I graduated with a degree in chemical and process engineering in UCC in June of 2007 and shortly after I went on the search to find a job that would suit these qualifications. I took the usual routes of visiting recruitment agencies, using the internet and also the engineering department in UCC were always willing to help.
It was through an e-mail from the chemical engineering department in UCC that I discovered about the job opportunity available at Medite and after a bit of research on the company I had no hesitation on applying. Medite were quick to arrange an interview and as I lived only about 20 miles from the plant I was delighted with the opportunity. Over the course of the next few weeks I was called for a second interview and was then offered the job.
Describe a typical day?
My working day begins at 8a.m. where I meet my colleagues and discuss what has to be done for the day. On any given day I have a certain amount of routine tasks to be done, for example ensuring both the effluent treatment and the energy plant are operating efficiently. I also lead up several projects in process optimisation and control. There are a lot of opportunities in Medite to see a broad range of the engineering world and you are not tied down to the same work everyday.
During the graduate programme in Medite I will have an opportunity to work in research, maintanance, production and projects so my daily work varies with the same underlying aspects. Production in Medite runs 24/7 but my hours are from 8 to 4:30 daily so problems that might occur during the night or at weekends have to be handled as well as everything else. Lucky for me the production processes in Medite are very reliable so I get a bigger opportunity to look at possible process improvements rather than looking at problems.
What are the main tasks and responsibilities?
I suppose your main objective is to get your assigned work done for example project work on the continuous press or the refiners and make sure everything is running smoothly but also in Medite the people are always open to new ideas to drive the business forward.
You get a big opportunity to get involved in everything from replacing valves and pumps, process optimisation on the line, to learning how to improve the effluent treatment system. You might not get this opportunity or experience in other companies in my opinion.
What are the main challenges?
The main challenge is to try keep up with the people employed in Medite many of whom have 25years experience as their depth of knowledge in MDF production will not be picked up over night. But in saying that everyone here is willing to help and explain what is going on.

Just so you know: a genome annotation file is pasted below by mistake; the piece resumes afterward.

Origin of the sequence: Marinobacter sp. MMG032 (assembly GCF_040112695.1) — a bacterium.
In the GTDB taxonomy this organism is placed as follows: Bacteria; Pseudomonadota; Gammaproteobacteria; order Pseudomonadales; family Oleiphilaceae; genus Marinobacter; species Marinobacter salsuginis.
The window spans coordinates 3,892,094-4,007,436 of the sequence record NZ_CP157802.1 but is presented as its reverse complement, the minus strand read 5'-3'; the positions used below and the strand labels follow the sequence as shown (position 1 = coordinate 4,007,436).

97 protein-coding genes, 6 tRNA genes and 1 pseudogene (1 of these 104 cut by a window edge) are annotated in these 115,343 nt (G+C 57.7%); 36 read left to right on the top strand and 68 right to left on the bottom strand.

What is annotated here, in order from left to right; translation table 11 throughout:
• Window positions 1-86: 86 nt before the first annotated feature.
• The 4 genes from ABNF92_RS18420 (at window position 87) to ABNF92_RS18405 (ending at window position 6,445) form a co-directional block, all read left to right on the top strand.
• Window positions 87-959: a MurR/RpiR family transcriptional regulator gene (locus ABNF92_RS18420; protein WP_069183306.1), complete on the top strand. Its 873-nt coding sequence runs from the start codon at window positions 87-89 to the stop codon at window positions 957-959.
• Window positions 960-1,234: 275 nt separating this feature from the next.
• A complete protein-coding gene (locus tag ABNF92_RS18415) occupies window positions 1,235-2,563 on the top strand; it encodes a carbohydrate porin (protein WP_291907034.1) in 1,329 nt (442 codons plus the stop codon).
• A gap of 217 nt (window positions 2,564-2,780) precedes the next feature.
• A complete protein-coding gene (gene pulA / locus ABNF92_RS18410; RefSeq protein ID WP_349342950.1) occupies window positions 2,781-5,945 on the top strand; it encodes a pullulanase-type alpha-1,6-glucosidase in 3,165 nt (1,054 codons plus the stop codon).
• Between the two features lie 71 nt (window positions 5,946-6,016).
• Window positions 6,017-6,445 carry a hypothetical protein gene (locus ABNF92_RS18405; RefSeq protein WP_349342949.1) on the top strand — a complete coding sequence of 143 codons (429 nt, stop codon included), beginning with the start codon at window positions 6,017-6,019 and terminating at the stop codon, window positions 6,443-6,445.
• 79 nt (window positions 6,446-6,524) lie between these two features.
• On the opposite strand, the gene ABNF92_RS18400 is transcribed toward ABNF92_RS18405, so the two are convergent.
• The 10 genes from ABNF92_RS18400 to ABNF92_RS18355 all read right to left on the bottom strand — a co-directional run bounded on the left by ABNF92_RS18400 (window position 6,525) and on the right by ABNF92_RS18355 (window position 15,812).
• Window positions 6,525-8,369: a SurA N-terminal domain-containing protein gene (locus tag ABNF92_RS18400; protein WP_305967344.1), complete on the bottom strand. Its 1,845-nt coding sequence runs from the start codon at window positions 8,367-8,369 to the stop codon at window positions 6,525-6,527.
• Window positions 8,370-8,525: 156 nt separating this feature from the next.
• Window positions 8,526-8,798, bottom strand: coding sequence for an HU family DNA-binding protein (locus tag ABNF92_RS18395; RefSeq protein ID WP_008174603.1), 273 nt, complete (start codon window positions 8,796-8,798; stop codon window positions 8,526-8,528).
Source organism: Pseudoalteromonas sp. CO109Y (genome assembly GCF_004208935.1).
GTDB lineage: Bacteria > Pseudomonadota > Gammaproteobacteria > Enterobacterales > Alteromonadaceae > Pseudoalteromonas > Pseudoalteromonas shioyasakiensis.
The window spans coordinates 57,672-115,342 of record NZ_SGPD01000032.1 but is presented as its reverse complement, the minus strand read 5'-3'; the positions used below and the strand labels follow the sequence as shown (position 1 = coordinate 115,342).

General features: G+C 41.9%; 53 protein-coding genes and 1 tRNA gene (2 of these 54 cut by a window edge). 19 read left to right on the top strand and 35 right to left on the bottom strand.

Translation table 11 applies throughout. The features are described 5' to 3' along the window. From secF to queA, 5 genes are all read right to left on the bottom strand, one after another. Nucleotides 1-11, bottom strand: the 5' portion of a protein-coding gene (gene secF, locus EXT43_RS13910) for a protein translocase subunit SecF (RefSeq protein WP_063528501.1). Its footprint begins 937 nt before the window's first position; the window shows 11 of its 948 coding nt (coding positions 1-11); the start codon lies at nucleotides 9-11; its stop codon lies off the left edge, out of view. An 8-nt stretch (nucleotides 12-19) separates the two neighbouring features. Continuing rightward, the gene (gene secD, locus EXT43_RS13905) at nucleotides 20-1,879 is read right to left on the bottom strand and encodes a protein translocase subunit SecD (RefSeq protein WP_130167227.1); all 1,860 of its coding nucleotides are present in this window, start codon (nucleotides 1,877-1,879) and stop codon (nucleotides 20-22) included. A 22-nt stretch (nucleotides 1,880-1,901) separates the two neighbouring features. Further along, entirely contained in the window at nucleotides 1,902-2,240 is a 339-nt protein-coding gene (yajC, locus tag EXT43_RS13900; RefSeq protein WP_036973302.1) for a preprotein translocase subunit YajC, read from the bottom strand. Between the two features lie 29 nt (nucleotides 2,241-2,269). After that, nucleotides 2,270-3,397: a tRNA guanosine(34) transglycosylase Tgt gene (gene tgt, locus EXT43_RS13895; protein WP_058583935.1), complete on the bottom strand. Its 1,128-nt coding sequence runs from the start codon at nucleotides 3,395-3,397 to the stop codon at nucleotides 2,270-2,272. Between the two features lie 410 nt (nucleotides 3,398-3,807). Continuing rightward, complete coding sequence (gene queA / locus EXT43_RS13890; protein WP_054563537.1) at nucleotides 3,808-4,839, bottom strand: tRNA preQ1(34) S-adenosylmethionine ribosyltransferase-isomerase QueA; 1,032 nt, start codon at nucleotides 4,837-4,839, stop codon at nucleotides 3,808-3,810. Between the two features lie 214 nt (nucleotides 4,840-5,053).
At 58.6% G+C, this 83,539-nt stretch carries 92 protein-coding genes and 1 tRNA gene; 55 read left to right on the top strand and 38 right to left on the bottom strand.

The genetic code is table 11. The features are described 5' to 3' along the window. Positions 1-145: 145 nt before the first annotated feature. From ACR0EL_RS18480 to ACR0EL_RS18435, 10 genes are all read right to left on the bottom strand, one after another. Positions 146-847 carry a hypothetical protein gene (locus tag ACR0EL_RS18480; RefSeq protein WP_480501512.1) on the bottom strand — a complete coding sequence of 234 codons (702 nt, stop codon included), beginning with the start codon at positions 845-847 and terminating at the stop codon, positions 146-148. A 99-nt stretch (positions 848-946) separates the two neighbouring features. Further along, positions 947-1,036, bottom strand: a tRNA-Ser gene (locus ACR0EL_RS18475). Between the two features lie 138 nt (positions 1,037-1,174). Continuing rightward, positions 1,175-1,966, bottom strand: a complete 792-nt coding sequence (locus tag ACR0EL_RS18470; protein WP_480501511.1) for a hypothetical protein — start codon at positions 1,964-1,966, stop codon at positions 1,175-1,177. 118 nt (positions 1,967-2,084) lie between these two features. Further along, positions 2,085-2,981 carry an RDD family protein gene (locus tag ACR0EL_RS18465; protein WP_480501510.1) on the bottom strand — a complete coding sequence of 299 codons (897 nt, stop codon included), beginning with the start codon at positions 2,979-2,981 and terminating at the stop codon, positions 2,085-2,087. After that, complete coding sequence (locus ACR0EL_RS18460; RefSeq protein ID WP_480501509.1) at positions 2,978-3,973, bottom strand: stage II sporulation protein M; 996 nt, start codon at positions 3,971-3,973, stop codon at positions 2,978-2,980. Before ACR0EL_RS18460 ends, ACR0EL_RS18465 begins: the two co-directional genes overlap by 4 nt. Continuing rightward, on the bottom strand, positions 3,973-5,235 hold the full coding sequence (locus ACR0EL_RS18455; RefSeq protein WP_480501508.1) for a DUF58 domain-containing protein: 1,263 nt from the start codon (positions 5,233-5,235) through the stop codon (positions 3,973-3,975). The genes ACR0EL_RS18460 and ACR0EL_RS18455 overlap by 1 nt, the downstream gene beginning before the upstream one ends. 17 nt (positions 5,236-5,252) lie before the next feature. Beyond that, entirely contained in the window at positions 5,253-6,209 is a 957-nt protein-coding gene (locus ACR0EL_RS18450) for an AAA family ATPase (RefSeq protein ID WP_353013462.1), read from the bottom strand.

One of the main challenges is time keeping for project work. It is very important to make deadlines because time is money and it is your responsibility to make sure you have the necessary resources to make your deadline. Every minute of downtime is money lost.
What particular skills do you bring to your workplace?
Having a degree in process and chemical engineering from UCC has provided me with a lot of experience in process design, process control and optimisation, safety and environmental and a lot more so all these combined would stand to you in the MDF industry. This degree does not just apply to the pharmaceutical or chemical industries, the skills you obtain can translate across a number of sectors.
The process in Medite contains several key unit operations and the technology utilised is state of the art so already I have learned a vast amount in process control and optimisation and this will be a big advantage to me in my future carreer.
I think the working atmosphere in Medite-Europe is very healthy and the level of communication between all departments is very impressive. It can be daunting being the new guy in any job but it was very easy to settle in Medite because everyone is so helpful.
The thing I like most about the graduate programme in Medite-Europe is the amount of varity you experience on a day to day basis and you are not stuck behind a desk all day. One of the main reasons I choose a career in engineering is because it gives you that variety of office work and hands on applications.
What's not so cool?
If you are not willing to get your hands dirty from time to time Medite may not be the place for you. Medite could be categorised under the heavy goods industry so it is important to be a hands on engineer and not hiding behind your desk all day.